If you google “morning routine,” chances are you’ll see lots of articles (including from Fast Company) touting the benefits of waking up early–before everyone else in your house gets up. After all, what’s not great about having an hour or two to yourself to do all the things you don’t usually have time to do? You can go to the gym when it’s empty, have a quiet moment to meditate, and make yourself a nutritious breakfast that you can actually enjoy, rather than scarf yet another granola bar as you sprint out the door. All great things for productivity, right?
Yes, there are proven benefits of rising early–but unfortunately, working smarter, not harder, involves a lot more than the time you wake up every morning. So if you’re wondering why your 5 a.m. start isn’t making you into a productivity machine (and is in fact turning you into a more inefficient one), one of the following reasons might be to blame.
1. You’re Sacrificing Sleep
It might seem obvious that if you’re going to get up early, you should also try to go to bed early–but this is something many people overlook. Joel Gascoigne, the founder and CEO of social media management platform Buffer, wrote that in order to get the full productivity benefit of rising early, he needed to ensure that he was getting an adequate amount of sleep. “One of the most important things I’ve found when I have attempted to keep up an early morning routine for several days and weeks in a row is that if I let my daily sleep amount get much below seven hours for too many consecutive days, I will burn out sooner or later.”
As Dani Gordon previously wrote for Fast Company, even a small amount of sleep deprivation can impair “parts of the brain’s frontal lobe.” This can lead to poorer decision making and mental functioning–the opposite of improving your productivity.
2. You Haven’t Made Any Other Changes To The Rest Of Your Day
You know that you need to change your bedtime, but you’re unable to fall asleep before midnight. Waking up early starts with a good night’s sleep, and as neuroscientist Tara Swart previously wrote for Fast Company, a good night’s sleep starts with shutting down your overactive brain (and monitoring your behavior throughout the day). For example, if you usually drink coffee at 4.30 p.m. as fuel for the last stretch of your workday, you might want to move it back (or substitute it with a non-caffeinated drink) if you want to be asleep by 9.30 p.m. According to a 2013 study, drinking coffee six hours or less before bedtime can mess up your sleep.
The same goes with screens. If you’re used to curling up in front of Netflix at 8 p.m., you might find it hard to be asleep by 9 p.m. Even productivity-enhancing habits like working out can mess with your sleep, if you do it too late in the day. As pharmacist Brandon Allen told Levo League, exercise raises your cortisol level, which increases your blood pressure and makes you more alert. “Exercising in the evening makes your cortisol spike at a time when your cortisol levels should be declining. This can interfere with sleep patterns.”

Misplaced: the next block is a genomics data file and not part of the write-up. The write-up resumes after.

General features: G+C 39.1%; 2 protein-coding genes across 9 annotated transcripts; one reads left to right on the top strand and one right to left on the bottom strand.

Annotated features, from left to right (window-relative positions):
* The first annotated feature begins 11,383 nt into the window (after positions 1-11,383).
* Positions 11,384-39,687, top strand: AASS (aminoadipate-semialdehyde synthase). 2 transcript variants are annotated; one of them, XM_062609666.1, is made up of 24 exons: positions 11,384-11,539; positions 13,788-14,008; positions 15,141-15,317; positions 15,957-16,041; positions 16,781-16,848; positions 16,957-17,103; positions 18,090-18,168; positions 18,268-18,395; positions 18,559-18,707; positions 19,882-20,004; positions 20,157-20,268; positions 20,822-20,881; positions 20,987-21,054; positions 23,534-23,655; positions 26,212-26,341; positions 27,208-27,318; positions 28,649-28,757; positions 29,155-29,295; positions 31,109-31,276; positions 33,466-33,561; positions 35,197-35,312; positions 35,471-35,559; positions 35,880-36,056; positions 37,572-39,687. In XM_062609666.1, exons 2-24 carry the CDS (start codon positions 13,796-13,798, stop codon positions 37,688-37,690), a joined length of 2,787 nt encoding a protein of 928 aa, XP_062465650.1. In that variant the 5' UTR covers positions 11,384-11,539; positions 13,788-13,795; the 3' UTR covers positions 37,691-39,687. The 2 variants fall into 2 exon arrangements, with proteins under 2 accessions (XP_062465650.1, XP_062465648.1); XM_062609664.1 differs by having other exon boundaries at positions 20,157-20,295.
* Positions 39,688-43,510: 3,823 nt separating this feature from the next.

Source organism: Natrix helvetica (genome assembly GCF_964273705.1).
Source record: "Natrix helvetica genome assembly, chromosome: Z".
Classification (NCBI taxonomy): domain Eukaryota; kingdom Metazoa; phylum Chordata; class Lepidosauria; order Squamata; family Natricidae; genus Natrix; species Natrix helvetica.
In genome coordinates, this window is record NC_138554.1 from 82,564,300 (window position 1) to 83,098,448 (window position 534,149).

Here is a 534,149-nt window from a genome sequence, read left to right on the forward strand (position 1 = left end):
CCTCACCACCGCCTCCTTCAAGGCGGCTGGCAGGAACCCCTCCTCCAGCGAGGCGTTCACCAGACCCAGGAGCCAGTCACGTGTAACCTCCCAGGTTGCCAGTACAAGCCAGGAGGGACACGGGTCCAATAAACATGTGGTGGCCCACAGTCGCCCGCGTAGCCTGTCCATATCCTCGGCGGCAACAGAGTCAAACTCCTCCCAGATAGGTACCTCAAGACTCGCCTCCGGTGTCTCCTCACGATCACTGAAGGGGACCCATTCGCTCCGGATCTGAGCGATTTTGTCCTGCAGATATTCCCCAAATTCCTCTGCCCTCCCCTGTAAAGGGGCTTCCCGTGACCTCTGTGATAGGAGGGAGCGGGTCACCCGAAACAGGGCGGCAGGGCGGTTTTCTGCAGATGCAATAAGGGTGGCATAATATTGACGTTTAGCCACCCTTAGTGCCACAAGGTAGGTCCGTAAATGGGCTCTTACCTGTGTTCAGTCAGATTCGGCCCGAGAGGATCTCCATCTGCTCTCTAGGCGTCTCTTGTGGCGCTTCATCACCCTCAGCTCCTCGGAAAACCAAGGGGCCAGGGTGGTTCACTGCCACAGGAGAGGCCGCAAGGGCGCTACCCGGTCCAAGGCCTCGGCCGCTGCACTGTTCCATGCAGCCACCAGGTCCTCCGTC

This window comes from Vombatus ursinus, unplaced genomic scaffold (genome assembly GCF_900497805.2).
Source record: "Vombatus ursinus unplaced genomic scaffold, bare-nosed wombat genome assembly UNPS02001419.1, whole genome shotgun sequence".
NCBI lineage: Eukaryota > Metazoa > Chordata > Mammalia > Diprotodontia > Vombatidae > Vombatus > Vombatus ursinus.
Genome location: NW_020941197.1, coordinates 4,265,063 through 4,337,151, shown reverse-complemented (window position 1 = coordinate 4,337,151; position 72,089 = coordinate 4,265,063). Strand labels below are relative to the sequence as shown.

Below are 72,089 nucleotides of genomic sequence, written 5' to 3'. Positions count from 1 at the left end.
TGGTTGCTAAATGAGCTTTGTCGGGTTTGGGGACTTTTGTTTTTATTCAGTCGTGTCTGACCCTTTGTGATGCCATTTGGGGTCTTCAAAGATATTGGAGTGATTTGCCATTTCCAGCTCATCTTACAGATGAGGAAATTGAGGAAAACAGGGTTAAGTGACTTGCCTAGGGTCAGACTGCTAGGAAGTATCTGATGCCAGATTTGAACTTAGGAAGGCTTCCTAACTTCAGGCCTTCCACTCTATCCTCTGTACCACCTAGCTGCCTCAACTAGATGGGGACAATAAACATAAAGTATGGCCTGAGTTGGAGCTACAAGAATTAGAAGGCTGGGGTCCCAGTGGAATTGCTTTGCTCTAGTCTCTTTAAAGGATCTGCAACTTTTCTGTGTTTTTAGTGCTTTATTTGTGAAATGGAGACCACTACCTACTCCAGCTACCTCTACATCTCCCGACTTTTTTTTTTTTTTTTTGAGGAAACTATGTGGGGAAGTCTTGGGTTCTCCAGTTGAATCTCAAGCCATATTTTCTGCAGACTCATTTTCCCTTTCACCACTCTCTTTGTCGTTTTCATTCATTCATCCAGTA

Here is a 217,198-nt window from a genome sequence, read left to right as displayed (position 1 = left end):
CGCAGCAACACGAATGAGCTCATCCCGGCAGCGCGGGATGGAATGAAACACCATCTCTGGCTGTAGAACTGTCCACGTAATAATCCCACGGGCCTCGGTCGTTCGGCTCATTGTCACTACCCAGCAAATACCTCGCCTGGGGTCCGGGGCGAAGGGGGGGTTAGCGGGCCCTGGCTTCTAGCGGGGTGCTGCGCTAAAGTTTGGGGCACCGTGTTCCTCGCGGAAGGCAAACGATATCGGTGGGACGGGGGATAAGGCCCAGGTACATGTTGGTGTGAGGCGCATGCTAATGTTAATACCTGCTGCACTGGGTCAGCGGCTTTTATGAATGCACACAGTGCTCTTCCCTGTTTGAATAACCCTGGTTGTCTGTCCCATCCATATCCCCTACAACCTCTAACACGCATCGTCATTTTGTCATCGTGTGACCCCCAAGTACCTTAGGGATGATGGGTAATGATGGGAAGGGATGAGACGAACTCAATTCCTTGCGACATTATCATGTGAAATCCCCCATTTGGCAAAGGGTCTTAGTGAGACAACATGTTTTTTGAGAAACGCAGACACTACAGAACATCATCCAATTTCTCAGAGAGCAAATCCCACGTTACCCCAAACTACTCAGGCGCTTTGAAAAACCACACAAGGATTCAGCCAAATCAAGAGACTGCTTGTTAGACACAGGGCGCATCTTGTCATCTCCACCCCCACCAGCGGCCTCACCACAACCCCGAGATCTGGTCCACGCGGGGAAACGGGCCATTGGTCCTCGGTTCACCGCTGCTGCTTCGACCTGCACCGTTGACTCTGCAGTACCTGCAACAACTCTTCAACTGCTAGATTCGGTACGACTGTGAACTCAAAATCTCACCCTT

3. You’re Naturally A Night Owl
Some people are just not naturally suited to waking up early. If you know for sure that you’re one of these people, forcing yourself to be an early bird might actually make it harder for you to catch the worms. Sleep expert Michael Breus and author Daniel Pink have both spoken to Fast Company about how people’s chronotype influences the optimal time that they should go to bed and rise in the morning. Pink and Breus define each chronotype a little differently, but both acknowledged that a portion of the population are wired to be night owls. For these people, waking up earlier will probably ruin their productivity, and the best thing they can do to boost it would be to get up later, and start work later.
4. You’ll Benefit More From Changing Your Afternoon Routine
Your morning routine can set the tone for your day, but if you’re not structuring your day right, changing it probably won’t impact your productivity. “But I’m always overloaded with work and need more time to complete it!” you argue. Well, perhaps you’d benefit more by looking at how you spend your afternoons–when you tend to crash. RescueTime’s Jory MacKay gives some idea on changes you can make to your afternoon routine without having to change the time you wake up. Perhaps, instead of forcing yourself to come up with that sales plan, you should catch up on emails when you’ve hit the 3 p.m. slump. Or maybe a quick 15-minute workout or walk at 2 p.m. will do more to your productivity than a 6 a.m. high-intensity exercise class would do.
5. You’re Not Using Those Early Hours Productively
Waking up early is only as productive as what you do during that time. When Fast Company writer Stephanie Vozza forced herself to wake up at 5 a.m. for a month, she realized that she didn’t plan how she was going to spend her morning. She attempted to meditate, but ended up falling asleep. Co.Design associate editor Katharine Schwab also found that getting up earlier had very little impact on her productivity. She benefited much more from making adjustments to her evening routine (such as not looking at screens an hour before bedtime) rather than getting up an hour earlier.